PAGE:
“Second, without parental involvement, and professional oversight, minors with access to Plan B may rely upon and use it to the detriment of their health. It can be expected, for example, that many girls (indeed many adult women) will take Plan B multiple times rather than as recommended…In our previous comments, we pointed out the significant health risks that would be occasioned by the absence of clinical oversight and monitoring. A child will not always appreciate these risks or necessarily understand where to turn when complications arise.

“Third, over-the-counter availability will undermine efforts to encourage parents’ participation in decisions affecting the health of their dependent minor children at a time when the Administration…has been promoting and defending such efforts.” Mr. Chopko noted that the United States has recently filed an amicus curiae brief in which it urges the Supreme Court to uphold a New Hampshire law requiring parental notice for minors seeking an abortion.

“Fourth, over-the-counter availability has implications for whether consent will be truly informed. Girls (and many adult women, for that matter) may be unaware that in some circumstances Plan B can have an abortifacient effect by interfering with the survival of a newly conceived human being. Over-the-counter use does nothing to educate potential users of Plan B in this regard – indeed, Plan B has been widely promoted as not causing abortion – and will only increase the likelihood of continued ignorance about the drug’s mechanisms, which in turn affects whether consent to its use is truly informed.

“Fifth, over-the-counter availability will likely compound the pressure already being placed upon health care providers and professionals to violate their conscience. Even now there are published reports in some jurisdictions of efforts to require pharmacies and pharmacists to carry Plan B and make it available notwithstanding their conscientious objection to the drug, and that effort has already resulted in litigation.”

“We ask the FDA to reject the current application, and any subsequent application, to make Plan B available over the counter either generally or to any subpopulation,” Mr. Chopko wrote.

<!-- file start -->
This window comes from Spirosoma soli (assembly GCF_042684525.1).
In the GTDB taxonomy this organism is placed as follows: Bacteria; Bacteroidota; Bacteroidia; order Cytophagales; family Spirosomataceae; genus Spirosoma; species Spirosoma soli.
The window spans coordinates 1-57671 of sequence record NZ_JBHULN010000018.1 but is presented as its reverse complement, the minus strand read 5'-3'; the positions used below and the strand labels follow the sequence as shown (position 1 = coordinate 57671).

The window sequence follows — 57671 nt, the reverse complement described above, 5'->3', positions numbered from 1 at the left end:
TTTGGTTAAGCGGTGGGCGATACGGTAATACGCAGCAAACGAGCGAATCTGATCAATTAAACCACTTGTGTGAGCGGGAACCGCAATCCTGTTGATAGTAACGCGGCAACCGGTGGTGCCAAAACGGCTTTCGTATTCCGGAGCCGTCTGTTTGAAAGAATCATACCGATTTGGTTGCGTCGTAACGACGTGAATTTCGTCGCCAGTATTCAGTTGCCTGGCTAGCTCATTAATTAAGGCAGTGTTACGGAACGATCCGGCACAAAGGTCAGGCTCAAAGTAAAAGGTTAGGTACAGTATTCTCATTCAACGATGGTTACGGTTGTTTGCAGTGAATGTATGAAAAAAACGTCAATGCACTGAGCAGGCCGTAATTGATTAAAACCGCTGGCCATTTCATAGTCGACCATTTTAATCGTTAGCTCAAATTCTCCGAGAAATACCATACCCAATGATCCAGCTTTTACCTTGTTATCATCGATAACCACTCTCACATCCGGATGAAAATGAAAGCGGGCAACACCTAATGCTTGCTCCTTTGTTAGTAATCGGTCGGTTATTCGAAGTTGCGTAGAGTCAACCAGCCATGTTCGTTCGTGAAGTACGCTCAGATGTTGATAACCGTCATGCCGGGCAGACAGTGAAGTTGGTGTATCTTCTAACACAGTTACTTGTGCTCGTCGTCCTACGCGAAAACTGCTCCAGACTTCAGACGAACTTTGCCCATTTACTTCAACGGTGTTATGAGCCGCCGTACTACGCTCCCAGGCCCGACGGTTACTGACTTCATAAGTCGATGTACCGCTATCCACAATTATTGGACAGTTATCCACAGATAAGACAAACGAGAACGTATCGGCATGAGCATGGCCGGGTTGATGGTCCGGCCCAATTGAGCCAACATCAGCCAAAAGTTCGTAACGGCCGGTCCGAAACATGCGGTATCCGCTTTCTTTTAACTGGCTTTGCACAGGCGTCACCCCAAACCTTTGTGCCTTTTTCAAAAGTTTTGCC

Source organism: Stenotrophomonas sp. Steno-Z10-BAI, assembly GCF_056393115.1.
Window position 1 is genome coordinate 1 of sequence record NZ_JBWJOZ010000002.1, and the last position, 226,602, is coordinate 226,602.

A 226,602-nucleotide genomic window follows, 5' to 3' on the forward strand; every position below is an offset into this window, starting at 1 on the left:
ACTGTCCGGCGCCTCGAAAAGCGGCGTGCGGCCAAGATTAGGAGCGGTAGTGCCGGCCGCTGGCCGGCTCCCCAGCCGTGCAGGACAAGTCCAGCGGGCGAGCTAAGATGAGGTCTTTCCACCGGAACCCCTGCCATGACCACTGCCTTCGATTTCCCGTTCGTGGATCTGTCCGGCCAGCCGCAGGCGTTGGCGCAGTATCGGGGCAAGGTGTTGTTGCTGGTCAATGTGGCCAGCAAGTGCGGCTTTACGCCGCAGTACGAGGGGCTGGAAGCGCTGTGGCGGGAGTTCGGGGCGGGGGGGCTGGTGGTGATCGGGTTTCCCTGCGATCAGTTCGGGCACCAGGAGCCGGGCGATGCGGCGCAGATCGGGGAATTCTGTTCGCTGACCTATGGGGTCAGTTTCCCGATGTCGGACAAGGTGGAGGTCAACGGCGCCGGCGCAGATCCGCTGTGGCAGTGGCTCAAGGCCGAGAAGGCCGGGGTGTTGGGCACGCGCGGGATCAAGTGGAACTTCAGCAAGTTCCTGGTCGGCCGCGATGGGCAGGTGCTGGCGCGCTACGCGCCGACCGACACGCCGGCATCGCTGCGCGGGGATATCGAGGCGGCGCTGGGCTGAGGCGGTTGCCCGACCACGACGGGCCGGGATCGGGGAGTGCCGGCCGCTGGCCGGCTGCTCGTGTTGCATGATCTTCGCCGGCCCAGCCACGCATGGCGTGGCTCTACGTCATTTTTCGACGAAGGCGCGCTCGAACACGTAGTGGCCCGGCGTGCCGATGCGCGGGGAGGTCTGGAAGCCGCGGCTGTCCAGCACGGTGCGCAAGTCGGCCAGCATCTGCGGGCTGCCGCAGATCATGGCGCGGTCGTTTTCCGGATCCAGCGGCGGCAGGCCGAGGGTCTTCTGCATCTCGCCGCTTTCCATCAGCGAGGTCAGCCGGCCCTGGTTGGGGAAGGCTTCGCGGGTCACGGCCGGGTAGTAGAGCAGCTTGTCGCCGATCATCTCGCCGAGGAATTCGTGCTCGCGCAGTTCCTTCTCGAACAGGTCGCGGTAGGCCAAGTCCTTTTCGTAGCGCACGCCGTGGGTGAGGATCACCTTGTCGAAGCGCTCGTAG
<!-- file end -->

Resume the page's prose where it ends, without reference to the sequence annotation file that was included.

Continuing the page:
Previous USCCB comments on over-the-counter availability of Plan B can be found on the Web at

Thursday, October 27, 2005

Spare Me ...

... the righteous indignation by some bloggers and commentators toward those who opposed the Miers nomination. On the one hand some recriminations are deserved. I have already acknowledged here that some went beyond the pale in their criticisms by attacking the nominee personally.

But the righteous indignant aren't satisfied with mere condemnations of that sort. No, they are convinced that, by virtue of opposing this nomination and asking that it be withdrawn before it went to the Senate (where we would have learned nothing and Harry Reid's choice would quite certainly have been rubberstamped), those who opposed Miers adopted the tactics of the Democrats and permanently damaged the nomination and confirmation process for eternity.

Please. Enough has come out at this point that it is clear that Harriet Miers was not a pick in the mold of a Scalia or Thomas, which the President had promised. If anyone is to blame for damaging the process it is none other than George W. Bush, who short-circuited the White House vetting procedure and put favoritism above merit in making the most important domestic decision of his presidency.

UPDATE (28 Oct 2005):
Yeah, what Steve Dillard said.

The Left Responds - Part 2

Boy, you can see from the comments to this post that some on the left are sorta worked up over the Miers withdrawal. What's really pathetic is that they should have been as equally worked up over her nomination in the first place.

A nomination that should have been condemned by both the right AND the left as blatant cronyism, had to be torpedoed by the President's own supporters without any help from those on the left - who were quite content to allow a clearly unqualified nominee to have a lifetime appointment to the highest court in the land, so long as it meant Republicans were divided.

Peggy Noonan: America Is In Trouble

Peggy Noonan is all gloom and doom in The Wall Street Journal's Opinion Journal:
I think there is an unspoken subtext in our national political culture right now. In fact I think it's a subtext to our society. I think that a lot of people are carrying around in their heads, unarticulated and even in some cases unnoticed, a sense that the wheels are coming off the trolley and the trolley off the tracks. That in some deep and fundamental way things have broken down and can't be fixed, or won't be fixed any time soon. That our pollsters are preoccupied with "right track" and "wrong track" but missing the number of people who think the answer to "How are things going in America?" is "Off the tracks and hurtling forward, toward an unknown destination."